Exclusively based in Oklahoma, 7-Eleven Stores (sometimes mistakenly called 7-Eleven Stores of Oklahoma) operates more than 100 sites that are autonomous from 7-Eleven Inc. In the wake of Oklahoma City-based 7-Eleven Stores recently rolling out a compelling new template, president and CEO Jim Brown offers insights into this exciting design, which is more than double the size of a typical 7-Eleven.
Q: Can you share a little history about 7-Eleven Stores? How is it separate from corporate 7-Eleven?
A: It dates back to 1953. This company got its start with some of the same principals who were involved with the Southland Corp. That was back when Southland had fewer than 100 stores, and all of them were in Texas. In Oklahoma, our company actually registered the 7-Eleven trademark prior to Southland obtaining a U.S. trademark registration. We’ve always been autonomous.
For many years we shared things, because we had a relationship with their ownership. Ideas actually went in both directions. For example, the genesis of “Oh Thank Heaven” was with our advertising agency at the time, many decades ago.
Q: You recently introduced a new store template. How does this concept differ from your existing network of more than 100 stores?
A: Prior to the first prototype opening, we sold zero diesel fuel. Most of these new stores sell diesel, and some will sell CNG. We have always been a price-oriented fuel retailer, and there was room in our market to introduce attractive prices on both and still derive a fair return on our investment.
The store itself is much bigger, about 5,600 square feet. It’s light, bright and inviting. Our customers have responded very well to it. Each prototype has a full kitchen, and the new template expands on many of the offers we have in existing stores, making it a more experiential event for our customers.
"We have to be careful that our customers find value in our offer. We’re very straight with our customers."
Q: Can you share some of the internal thinking behind this prototype?
A: Once we made the commitment to food, we knew we had to change our game. We set out to design a store format that tickled the senses and delighted our customers. Everything, including the signs on the building, are different. The building tells our customers that something is different here, and it compels them to check us out.
I find social media good for instant feedback. You can’t expect to please everyone, but with an informed mind, you can navigate social media and mine for information about what you are doing that can help you with ideas to do it even better, or bigger, faster or tastier.
Q: How many new stores are you planning for 2016? What metrics or benchmarks will you employ to determine whether your new rollout is successful?
A: Without going into detail, we have found this effort to be successful already. We have opened four in the last eight weeks (as of Feb. 25), including one remodel. We will start four more very soon, and with luck will have them completed before the end of the year.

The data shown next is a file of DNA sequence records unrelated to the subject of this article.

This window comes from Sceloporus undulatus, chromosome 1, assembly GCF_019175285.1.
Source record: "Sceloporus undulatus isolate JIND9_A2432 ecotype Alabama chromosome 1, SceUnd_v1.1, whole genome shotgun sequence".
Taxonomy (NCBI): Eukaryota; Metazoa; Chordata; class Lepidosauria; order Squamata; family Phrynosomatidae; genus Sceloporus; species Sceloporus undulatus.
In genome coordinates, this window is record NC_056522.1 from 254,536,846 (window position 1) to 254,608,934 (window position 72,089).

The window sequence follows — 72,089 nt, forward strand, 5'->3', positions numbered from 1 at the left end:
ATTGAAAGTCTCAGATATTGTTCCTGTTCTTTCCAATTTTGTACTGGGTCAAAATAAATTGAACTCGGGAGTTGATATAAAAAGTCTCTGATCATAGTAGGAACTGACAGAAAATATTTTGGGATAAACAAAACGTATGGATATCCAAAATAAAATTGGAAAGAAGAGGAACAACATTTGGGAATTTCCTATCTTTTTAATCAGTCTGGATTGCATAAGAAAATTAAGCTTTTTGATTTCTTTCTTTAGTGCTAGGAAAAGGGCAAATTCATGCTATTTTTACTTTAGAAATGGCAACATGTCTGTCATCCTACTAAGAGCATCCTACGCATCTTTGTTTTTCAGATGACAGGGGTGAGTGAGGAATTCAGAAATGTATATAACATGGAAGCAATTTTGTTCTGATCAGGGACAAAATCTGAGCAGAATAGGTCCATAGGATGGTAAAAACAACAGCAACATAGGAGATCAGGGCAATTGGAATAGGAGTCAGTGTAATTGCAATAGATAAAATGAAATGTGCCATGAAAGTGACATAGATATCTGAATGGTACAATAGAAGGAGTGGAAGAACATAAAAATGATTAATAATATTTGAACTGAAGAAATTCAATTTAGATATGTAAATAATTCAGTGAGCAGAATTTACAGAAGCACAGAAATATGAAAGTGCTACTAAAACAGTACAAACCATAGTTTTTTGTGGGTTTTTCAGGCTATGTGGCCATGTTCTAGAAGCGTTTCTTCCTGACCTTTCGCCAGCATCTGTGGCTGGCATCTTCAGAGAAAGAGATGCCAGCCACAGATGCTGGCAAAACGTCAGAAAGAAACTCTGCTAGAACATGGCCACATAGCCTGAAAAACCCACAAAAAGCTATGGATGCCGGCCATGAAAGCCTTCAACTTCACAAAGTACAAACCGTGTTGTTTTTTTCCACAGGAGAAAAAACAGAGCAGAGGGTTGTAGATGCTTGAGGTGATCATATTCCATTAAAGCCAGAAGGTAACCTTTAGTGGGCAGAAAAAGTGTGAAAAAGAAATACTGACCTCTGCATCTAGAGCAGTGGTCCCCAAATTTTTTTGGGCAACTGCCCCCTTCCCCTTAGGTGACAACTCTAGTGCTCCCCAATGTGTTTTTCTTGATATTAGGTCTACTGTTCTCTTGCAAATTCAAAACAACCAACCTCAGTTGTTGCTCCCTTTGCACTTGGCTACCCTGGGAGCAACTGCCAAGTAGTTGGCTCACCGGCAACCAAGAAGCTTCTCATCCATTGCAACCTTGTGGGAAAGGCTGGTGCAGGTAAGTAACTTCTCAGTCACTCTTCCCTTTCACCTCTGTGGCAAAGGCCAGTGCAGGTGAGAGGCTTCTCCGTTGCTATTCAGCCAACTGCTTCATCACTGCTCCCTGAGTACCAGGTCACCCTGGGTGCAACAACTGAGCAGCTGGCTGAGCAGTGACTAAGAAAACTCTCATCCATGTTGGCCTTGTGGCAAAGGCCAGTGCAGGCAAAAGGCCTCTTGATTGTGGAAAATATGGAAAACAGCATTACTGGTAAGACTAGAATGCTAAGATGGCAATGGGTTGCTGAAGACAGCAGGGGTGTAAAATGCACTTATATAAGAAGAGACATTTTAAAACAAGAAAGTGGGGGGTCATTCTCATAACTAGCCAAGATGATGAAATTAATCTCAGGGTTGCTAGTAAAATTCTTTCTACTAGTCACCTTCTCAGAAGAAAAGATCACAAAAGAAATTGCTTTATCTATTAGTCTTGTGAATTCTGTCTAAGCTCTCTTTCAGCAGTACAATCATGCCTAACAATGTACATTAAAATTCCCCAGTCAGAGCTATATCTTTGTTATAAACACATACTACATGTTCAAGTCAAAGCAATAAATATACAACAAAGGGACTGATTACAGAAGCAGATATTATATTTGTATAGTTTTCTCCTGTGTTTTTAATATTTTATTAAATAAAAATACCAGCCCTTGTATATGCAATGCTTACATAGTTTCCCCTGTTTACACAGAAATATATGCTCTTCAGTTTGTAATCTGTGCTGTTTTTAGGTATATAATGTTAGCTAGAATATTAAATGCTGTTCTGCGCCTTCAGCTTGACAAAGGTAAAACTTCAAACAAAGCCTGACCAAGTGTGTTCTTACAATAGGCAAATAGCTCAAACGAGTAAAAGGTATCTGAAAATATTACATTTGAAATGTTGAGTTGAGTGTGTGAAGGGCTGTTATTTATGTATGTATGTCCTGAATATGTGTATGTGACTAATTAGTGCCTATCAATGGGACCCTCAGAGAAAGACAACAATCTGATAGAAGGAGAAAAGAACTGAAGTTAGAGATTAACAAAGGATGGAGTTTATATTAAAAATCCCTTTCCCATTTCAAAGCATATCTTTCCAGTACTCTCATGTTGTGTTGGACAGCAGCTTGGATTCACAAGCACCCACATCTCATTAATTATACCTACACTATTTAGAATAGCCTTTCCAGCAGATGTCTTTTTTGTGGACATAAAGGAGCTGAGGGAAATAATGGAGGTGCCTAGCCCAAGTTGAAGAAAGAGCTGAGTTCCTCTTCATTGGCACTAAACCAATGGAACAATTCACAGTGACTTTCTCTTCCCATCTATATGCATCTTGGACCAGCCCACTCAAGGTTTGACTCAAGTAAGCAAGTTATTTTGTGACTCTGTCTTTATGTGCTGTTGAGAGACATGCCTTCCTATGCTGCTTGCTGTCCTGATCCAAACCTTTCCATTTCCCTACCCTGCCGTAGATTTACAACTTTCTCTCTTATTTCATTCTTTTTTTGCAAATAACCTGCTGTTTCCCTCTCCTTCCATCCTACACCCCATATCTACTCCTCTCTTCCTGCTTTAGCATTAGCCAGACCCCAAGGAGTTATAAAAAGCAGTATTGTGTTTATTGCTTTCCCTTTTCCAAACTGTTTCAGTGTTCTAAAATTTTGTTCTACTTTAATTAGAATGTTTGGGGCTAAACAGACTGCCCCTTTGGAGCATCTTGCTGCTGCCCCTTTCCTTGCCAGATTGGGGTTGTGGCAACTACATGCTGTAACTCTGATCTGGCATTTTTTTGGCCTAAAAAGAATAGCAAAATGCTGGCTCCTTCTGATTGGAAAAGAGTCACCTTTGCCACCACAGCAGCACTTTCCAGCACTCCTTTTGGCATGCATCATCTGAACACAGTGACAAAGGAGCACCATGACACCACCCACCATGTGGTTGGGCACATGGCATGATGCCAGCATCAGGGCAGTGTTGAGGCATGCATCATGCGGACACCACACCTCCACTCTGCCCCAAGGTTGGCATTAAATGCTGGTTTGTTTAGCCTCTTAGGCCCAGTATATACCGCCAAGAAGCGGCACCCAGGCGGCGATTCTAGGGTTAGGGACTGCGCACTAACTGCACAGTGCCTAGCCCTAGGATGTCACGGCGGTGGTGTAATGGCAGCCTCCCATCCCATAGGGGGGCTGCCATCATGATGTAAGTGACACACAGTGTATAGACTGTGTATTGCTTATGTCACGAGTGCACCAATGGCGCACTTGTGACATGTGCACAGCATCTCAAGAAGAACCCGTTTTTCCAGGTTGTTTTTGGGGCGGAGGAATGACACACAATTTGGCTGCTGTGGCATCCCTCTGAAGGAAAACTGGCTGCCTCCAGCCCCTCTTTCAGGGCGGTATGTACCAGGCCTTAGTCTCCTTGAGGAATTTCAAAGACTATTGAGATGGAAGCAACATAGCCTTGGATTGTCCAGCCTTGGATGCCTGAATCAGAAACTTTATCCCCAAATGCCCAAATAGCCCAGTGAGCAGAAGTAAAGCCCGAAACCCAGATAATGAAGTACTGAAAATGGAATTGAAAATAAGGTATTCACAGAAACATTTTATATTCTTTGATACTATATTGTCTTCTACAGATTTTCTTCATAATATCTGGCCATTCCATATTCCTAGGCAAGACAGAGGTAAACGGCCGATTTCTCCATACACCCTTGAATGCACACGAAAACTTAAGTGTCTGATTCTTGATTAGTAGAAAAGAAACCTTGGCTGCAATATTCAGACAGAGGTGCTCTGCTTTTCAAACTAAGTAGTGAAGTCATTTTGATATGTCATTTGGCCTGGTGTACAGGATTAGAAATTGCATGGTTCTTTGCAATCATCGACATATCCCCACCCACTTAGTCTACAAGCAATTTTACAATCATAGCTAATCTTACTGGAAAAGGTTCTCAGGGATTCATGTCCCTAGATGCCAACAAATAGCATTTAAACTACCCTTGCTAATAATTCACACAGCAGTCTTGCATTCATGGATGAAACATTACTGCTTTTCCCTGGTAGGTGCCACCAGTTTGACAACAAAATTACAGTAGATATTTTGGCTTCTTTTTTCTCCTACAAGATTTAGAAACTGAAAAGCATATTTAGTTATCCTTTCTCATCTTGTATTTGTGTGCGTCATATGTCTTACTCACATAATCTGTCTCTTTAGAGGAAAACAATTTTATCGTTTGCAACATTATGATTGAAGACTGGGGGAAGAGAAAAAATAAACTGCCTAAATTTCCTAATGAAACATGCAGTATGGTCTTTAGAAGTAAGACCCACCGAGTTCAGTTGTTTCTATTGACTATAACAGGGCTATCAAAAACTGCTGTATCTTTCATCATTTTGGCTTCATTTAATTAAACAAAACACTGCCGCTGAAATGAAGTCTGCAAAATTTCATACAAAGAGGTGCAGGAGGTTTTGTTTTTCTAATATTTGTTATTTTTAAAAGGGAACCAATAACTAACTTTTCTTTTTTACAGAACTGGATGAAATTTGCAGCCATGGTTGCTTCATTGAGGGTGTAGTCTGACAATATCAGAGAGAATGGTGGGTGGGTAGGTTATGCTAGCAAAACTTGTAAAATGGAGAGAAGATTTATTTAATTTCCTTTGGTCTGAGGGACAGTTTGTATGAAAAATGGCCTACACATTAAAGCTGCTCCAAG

Q: What key new technologies are you employing in your latest iteration, and why?
A: The hottest card going at 7-Eleven right now is the Thx! Card. This is a debit card customers can use to save money when they shop our stores. When they use it at the pump, the price rolls back and they enjoy a discount every time. This is the same card we plan to use for loyalty.
We’re still debating what loyalty looks like. One interesting thing about technology and the Internet is the lack of borders.
For instance, due to our aggressive pricing strategy, our customers already pay less for seven Big Gulps than customers in Dallas pay for six. So getting something for free (like the seventh drink) may have an allure, but we have to be careful that our customers truly find value in our offer. We’re very straight with our customers. We currently serve some fourth-generation customers. Trust is a big deal, and it always has been.
Q: Who were the key players behind your rollout? How much input came from store managers, regional supervisors or even consumers?
A: It was a multiyear project that included surveys, focus groups, design teams and architects. There were times when it tended to get a little overwhelming. Eventually, as we figured out what direction we wanted to go, we put some folks on staff to help us do it our way, including an architect/project manager. Our customers directed us through their shared experiences and responses to our surveys. We had internal input from literally every department. Every department in the company touches the store. Everyone needed to be a part of what we ended up rolling out. It was truly a team effort.
Of course, we started with a great base of team members. We learned that many on our team already had fresh-food experience before joining 7-Eleven. They stepped forward and helped make the concept a reality. We needed to build our processes and provide the right tools so each of our team members could enjoy success.
Our folks are the best. They are the secret sauce, and we continue to invest in them. They have made our first prepared-foods effort a successful one, and they continue to participate in the evolution of the offer.